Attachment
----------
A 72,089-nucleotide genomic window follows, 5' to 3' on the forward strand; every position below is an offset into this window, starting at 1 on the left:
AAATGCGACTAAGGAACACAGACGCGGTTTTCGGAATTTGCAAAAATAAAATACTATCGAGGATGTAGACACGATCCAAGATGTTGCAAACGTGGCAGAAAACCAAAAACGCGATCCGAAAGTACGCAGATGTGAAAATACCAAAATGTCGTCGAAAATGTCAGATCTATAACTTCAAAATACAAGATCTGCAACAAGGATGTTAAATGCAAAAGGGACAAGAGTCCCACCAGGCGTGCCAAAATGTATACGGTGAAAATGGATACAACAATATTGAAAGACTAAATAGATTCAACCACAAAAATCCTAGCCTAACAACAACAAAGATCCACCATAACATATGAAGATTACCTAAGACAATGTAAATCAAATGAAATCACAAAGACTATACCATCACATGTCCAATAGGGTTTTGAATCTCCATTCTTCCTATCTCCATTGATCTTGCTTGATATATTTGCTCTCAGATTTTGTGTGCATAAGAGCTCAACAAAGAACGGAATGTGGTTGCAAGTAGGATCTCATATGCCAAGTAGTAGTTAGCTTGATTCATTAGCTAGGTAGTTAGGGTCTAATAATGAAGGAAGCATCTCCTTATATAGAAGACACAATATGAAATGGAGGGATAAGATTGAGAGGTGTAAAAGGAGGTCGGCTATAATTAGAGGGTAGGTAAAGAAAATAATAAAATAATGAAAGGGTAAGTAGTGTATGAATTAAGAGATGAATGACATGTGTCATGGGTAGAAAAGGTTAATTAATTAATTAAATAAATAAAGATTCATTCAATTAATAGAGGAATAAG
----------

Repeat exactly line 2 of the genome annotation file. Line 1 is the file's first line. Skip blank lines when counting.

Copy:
AAATGCGACTAAGGAACACAGACGCGGTTTTCGGAATTTGCAAAAATAAAATACTATCGAGGATGTAGACACGATCCAAGATGTTGCAAACGTGGCAGAAAACCAAAAACGCGATCCGAAAGTACGCAGATGTGAAAATACCAAAATGTCGTCGAAAATGTCAGATCTATAACTTCAAAATACAAGATCTGCAACAAGGATGTTAAATGCAAAAGGGACAAGAGTCCCACCAGGCGTGCCAAAATGTATACGGTGAAAATGGATACAACAATATTGAAAGACTAAATAGATTCAACCACAAAAATCCTAGCCTAACAACAACAAAGATCCACCATAACATATGAAGATTACCTAAGACAATGTAAATCAAATGAAATCACAAAGACTATACCATCACATGTCCAATAGGGTTTTGAATCTCCATTCTTCCTATCTCCATTGATCTTGCTTGATATATTTGCTCTCAGATTTTGTGTGCATAAGAGCTCAACAAAGAACGGAATGTGGTTGCAAGTAGGATCTCATATGCCAAGTAGTAGTTAGCTTGATTCATTAGCTAGGTAGTTAGGGTCTAATAATGAAGGAAGCATCTCCTTATATAGAAGACACAATATGAAATGGAGGGATAAGATTGAGAGGTGTAAAAGGAGGTCGGCTATAATTAGAGGGTAGGTAAAGAAAATAATAAAATAATGAAAGGGTAAGTAGTGTATGAATTAAGAGATGAATGACATGTGTCATGGGTAGAAAAGGTTAATTAATTAATTAAATAAATAAAGATTCATTCAATTAATAGAGGAATAAG